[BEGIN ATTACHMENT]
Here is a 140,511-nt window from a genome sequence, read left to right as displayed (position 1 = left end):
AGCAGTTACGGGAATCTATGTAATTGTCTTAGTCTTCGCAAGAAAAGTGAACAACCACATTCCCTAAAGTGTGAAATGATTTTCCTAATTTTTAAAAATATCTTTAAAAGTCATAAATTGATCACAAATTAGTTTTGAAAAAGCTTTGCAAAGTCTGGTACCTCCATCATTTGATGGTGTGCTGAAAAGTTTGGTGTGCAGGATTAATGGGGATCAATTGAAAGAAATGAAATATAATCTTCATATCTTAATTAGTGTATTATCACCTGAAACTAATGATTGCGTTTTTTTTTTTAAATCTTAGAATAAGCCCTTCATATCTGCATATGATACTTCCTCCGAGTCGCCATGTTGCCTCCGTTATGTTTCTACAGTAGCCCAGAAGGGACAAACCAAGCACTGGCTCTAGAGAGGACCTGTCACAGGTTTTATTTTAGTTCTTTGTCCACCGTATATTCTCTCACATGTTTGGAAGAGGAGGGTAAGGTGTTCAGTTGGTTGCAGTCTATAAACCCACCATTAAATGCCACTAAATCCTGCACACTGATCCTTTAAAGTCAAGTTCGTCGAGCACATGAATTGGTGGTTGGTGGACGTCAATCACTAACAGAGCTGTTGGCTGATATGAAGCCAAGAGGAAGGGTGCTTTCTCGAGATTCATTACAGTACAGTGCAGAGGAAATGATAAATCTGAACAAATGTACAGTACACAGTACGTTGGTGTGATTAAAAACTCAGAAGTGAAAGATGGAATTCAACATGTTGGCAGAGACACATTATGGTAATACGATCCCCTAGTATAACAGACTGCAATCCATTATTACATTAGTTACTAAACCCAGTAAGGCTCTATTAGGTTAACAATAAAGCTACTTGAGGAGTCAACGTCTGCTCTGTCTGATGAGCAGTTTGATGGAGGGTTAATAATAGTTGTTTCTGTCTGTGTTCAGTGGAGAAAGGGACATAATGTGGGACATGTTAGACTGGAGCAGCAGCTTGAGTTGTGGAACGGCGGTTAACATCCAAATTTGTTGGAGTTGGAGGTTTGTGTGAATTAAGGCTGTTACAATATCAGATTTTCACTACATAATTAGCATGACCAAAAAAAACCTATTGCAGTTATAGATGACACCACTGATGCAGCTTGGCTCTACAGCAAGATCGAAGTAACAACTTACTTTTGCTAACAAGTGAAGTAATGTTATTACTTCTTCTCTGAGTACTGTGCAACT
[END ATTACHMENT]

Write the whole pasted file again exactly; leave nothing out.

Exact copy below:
Here is a 140,511-nt window from a genome sequence, read left to right as displayed (position 1 = left end):
AGCAGTTACGGGAATCTATGTAATTGTCTTAGTCTTCGCAAGAAAAGTGAACAACCACATTCCCTAAAGTGTGAAATGATTTTCCTAATTTTTAAAAATATCTTTAAAAGTCATAAATTGATCACAAATTAGTTTTGAAAAAGCTTTGCAAAGTCTGGTACCTCCATCATTTGATGGTGTGCTGAAAAGTTTGGTGTGCAGGATTAATGGGGATCAATTGAAAGAAATGAAATATAATCTTCATATCTTAATTAGTGTATTATCACCTGAAACTAATGATTGCGTTTTTTTTTTTAAATCTTAGAATAAGCCCTTCATATCTGCATATGATACTTCCTCCGAGTCGCCATGTTGCCTCCGTTATGTTTCTACAGTAGCCCAGAAGGGACAAACCAAGCACTGGCTCTAGAGAGGACCTGTCACAGGTTTTATTTTAGTTCTTTGTCCACCGTATATTCTCTCACATGTTTGGAAGAGGAGGGTAAGGTGTTCAGTTGGTTGCAGTCTATAAACCCACCATTAAATGCCACTAAATCCTGCACACTGATCCTTTAAAGTCAAGTTCGTCGAGCACATGAATTGGTGGTTGGTGGACGTCAATCACTAACAGAGCTGTTGGCTGATATGAAGCCAAGAGGAAGGGTGCTTTCTCGAGATTCATTACAGTACAGTGCAGAGGAAATGATAAATCTGAACAAATGTACAGTACACAGTACGTTGGTGTGATTAAAAACTCAGAAGTGAAAGATGGAATTCAACATGTTGGCAGAGACACATTATGGTAATACGATCCCCTAGTATAACAGACTGCAATCCATTATTACATTAGTTACTAAACCCAGTAAGGCTCTATTAGGTTAACAATAAAGCTACTTGAGGAGTCAACGTCTGCTCTGTCTGATGAGCAGTTTGATGGAGGGTTAATAATAGTTGTTTCTGTCTGTGTTCAGTGGAGAAAGGGACATAATGTGGGACATGTTAGACTGGAGCAGCAGCTTGAGTTGTGGAACGGCGGTTAACATCCAAATTTGTTGGAGTTGGAGGTTTGTGTGAATTAAGGCTGTTACAATATCAGATTTTCACTACATAATTAGCATGACCAAAAAAAACCTATTGCAGTTATAGATGACACCACTGATGCAGCTTGGCTCTACAGCAAGATCGAAGTAACAACTTACTTTTGCTAACAAGTGAAGTAATGTTATTACTTCTTCTCTGAGTACTGTGCAACT